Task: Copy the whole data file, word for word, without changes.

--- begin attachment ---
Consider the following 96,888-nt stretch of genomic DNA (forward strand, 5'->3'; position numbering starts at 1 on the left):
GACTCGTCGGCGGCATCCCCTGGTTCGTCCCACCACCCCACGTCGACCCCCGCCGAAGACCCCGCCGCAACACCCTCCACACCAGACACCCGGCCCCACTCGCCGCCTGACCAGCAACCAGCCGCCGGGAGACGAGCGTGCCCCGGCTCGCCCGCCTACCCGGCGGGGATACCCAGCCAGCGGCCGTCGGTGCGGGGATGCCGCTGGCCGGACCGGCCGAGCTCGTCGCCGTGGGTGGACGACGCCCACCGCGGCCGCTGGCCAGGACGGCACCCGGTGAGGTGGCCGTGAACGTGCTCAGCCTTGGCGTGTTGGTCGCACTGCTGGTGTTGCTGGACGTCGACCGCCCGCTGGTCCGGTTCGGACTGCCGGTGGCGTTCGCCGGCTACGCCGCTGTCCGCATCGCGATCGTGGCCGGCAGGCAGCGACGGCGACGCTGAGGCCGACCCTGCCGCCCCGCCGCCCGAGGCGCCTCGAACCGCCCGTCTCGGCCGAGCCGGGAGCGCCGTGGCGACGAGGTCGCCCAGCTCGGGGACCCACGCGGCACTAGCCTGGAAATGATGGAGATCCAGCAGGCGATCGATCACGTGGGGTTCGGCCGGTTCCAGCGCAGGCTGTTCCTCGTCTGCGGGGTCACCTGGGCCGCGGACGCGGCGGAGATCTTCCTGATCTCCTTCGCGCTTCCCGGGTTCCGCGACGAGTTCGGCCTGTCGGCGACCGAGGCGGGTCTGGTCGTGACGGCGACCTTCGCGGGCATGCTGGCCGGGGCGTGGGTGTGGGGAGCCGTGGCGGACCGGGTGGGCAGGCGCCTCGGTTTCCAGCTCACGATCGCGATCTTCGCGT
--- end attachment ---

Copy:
Consider the following 96,888-nt stretch of genomic DNA (forward strand, 5'->3'; position numbering starts at 1 on the left):
GACTCGTCGGCGGCATCCCCTGGTTCGTCCCACCACCCCACGTCGACCCCCGCCGAAGACCCCGCCGCAACACCCTCCACACCAGACACCCGGCCCCACTCGCCGCCTGACCAGCAACCAGCCGCCGGGAGACGAGCGTGCCCCGGCTCGCCCGCCTACCCGGCGGGGATACCCAGCCAGCGGCCGTCGGTGCGGGGATGCCGCTGGCCGGACCGGCCGAGCTCGTCGCCGTGGGTGGACGACGCCCACCGCGGCCGCTGGCCAGGACGGCACCCGGTGAGGTGGCCGTGAACGTGCTCAGCCTTGGCGTGTTGGTCGCACTGCTGGTGTTGCTGGACGTCGACCGCCCGCTGGTCCGGTTCGGACTGCCGGTGGCGTTCGCCGGCTACGCCGCTGTCCGCATCGCGATCGTGGCCGGCAGGCAGCGACGGCGACGCTGAGGCCGACCCTGCCGCCCCGCCGCCCGAGGCGCCTCGAACCGCCCGTCTCGGCCGAGCCGGGAGCGCCGTGGCGACGAGGTCGCCCAGCTCGGGGACCCACGCGGCACTAGCCTGGAAATGATGGAGATCCAGCAGGCGATCGATCACGTGGGGTTCGGCCGGTTCCAGCGCAGGCTGTTCCTCGTCTGCGGGGTCACCTGGGCCGCGGACGCGGCGGAGATCTTCCTGATCTCCTTCGCGCTTCCCGGGTTCCGCGACGAGTTCGGCCTGTCGGCGACCGAGGCGGGTCTGGTCGTGACGGCGACCTTCGCGGGCATGCTGGCCGGGGCGTGGGTGTGGGGAGCCGTGGCGGACCGGGTGGGCAGGCGCCTCGGTTTCCAGCTCACGATCGCGATCTTCGCGT